That’s what all too many websites are. I’ve always wanted this site to provide more to the reading community—especially in times like these.
I initially explored the idea of making more of my existing catalog available here on the site. The problem, though, is that I can’t make content freely available to you here, as well as in the Amazon Kindle Unlimited program. Amazon requires that all Kindle Unlimited titles be exclusive to the Amazon platform (in electronic form). I am bound by the terms of that contract, and I intend to abide by it.
So I had another idea…
The Edward Trimnell Books Online Books Project
I’ve therefore decided to start making some titles available here on the site exclusively—or in advance of bookstore publication. These will not be serials, technically speaking, but I’ll be posting them a chapter at a time, as I write them. And you’ll be able to read them here for free.
I have several titles in mind for the first round of online books. These will be a mixture of fiction and nonfiction. The fiction books will span several of the genres that I usually write in (thriller, horror, mystery). I also have some short stories planned.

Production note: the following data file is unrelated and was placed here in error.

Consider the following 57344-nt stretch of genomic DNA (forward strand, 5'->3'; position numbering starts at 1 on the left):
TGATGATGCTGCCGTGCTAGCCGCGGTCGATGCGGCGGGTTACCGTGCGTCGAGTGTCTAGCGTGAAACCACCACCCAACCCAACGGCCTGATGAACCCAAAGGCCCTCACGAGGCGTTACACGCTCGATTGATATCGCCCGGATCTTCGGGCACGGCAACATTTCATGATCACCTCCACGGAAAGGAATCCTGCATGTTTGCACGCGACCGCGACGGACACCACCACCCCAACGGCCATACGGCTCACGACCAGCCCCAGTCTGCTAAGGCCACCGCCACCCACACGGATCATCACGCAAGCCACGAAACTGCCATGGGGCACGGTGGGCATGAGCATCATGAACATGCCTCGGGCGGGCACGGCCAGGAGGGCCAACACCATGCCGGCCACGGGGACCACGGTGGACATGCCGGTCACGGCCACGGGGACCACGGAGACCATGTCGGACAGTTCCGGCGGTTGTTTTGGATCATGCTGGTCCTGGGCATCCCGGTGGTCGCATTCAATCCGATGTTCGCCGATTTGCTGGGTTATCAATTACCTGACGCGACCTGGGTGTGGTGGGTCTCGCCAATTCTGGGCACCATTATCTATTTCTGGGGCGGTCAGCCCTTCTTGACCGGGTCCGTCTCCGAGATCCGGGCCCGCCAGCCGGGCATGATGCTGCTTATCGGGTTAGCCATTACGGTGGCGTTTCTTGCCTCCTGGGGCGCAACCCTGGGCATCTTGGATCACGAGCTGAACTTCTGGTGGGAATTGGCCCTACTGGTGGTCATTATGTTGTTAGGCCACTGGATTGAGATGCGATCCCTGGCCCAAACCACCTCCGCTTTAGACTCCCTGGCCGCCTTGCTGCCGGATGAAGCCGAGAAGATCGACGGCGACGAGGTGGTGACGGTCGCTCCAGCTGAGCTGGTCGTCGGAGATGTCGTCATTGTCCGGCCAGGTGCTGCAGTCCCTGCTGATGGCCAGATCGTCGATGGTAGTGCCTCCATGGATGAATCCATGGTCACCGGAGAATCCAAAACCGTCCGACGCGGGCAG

And for those of you who have enjoyed all the news commentaries over these past few weeks, fear not: At least one of the titles I have in the works concerns politics. But whereas the daily blog posts typically deal with ephemeral headlines, the upcoming book one will dig deeper and involve more theory.
The plan is to serialize several diverse titles at once, so that at least one of them will be something you’ll be interested in reading. As I say on ETB’s About page , I don’t expect anyone to like everything posted on this site, but everyone should be able to find at least something that they like. That’s one of the advantages of a variety format.